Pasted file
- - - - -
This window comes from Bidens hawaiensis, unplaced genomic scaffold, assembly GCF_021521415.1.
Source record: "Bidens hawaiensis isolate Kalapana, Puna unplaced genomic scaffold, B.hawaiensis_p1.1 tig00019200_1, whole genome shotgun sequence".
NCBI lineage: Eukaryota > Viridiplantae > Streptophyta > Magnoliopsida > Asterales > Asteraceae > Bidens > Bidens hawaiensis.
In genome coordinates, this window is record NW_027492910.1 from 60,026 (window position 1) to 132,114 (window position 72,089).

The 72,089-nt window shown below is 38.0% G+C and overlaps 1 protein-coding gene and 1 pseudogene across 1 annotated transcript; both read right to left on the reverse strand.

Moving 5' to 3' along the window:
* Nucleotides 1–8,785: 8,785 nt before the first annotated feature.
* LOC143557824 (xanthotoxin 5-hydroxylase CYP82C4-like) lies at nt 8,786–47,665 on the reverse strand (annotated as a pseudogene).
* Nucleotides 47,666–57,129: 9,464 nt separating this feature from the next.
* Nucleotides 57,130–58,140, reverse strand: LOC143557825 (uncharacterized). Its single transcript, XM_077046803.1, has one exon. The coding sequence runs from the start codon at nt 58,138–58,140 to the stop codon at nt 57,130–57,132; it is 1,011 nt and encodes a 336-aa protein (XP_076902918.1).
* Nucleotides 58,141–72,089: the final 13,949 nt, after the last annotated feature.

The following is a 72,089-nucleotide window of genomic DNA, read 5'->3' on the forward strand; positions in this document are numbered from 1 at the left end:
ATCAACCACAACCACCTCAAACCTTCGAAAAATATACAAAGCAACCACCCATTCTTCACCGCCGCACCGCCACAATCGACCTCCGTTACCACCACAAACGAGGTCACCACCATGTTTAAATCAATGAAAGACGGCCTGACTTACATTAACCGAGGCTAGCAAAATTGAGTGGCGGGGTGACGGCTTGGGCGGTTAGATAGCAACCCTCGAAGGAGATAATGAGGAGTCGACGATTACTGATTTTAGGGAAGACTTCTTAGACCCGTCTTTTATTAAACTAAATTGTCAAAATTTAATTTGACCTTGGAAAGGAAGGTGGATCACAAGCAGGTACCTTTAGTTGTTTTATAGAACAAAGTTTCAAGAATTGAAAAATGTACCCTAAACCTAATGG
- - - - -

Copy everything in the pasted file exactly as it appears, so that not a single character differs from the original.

This window comes from Bidens hawaiensis, unplaced genomic scaffold, assembly GCF_021521415.1.
Source record: "Bidens hawaiensis isolate Kalapana, Puna unplaced genomic scaffold, B.hawaiensis_p1.1 tig00019200_1, whole genome shotgun sequence".
NCBI lineage: Eukaryota > Viridiplantae > Streptophyta > Magnoliopsida > Asterales > Asteraceae > Bidens > Bidens hawaiensis.
In genome coordinates, this window is record NW_027492910.1 from 60,026 (window position 1) to 132,114 (window position 72,089).

The 72,089-nt window shown below is 38.0% G+C and overlaps 1 protein-coding gene and 1 pseudogene across 1 annotated transcript; both read right to left on the reverse strand.

Moving 5' to 3' along the window:
* Nucleotides 1–8,785: 8,785 nt before the first annotated feature.
* LOC143557824 (xanthotoxin 5-hydroxylase CYP82C4-like) lies at nt 8,786–47,665 on the reverse strand (annotated as a pseudogene).
* Nucleotides 47,666–57,129: 9,464 nt separating this feature from the next.
* Nucleotides 57,130–58,140, reverse strand: LOC143557825 (uncharacterized). Its single transcript, XM_077046803.1, has one exon. The coding sequence runs from the start codon at nt 58,138–58,140 to the stop codon at nt 57,130–57,132; it is 1,011 nt and encodes a 336-aa protein (XP_076902918.1).
* Nucleotides 58,141–72,089: the final 13,949 nt, after the last annotated feature.

The following is a 72,089-nucleotide window of genomic DNA, read 5'->3' on the forward strand; positions in this document are numbered from 1 at the left end:
ATCAACCACAACCACCTCAAACCTTCGAAAAATATACAAAGCAACCACCCATTCTTCACCGCCGCACCGCCACAATCGACCTCCGTTACCACCACAAACGAGGTCACCACCATGTTTAAATCAATGAAAGACGGCCTGACTTACATTAACCGAGGCTAGCAAAATTGAGTGGCGGGGTGACGGCTTGGGCGGTTAGATAGCAACCCTCGAAGGAGATAATGAGGAGTCGACGATTACTGATTTTAGGGAAGACTTCTTAGACCCGTCTTTTATTAAACTAAATTGTCAAAATTTAATTTGACCTTGGAAAGGAAGGTGGATCACAAGCAGGTACCTTTAGTTGTTTTATAGAACAAAGTTTCAAGAATTGAAAAATGTACCCTAAACCTAATGG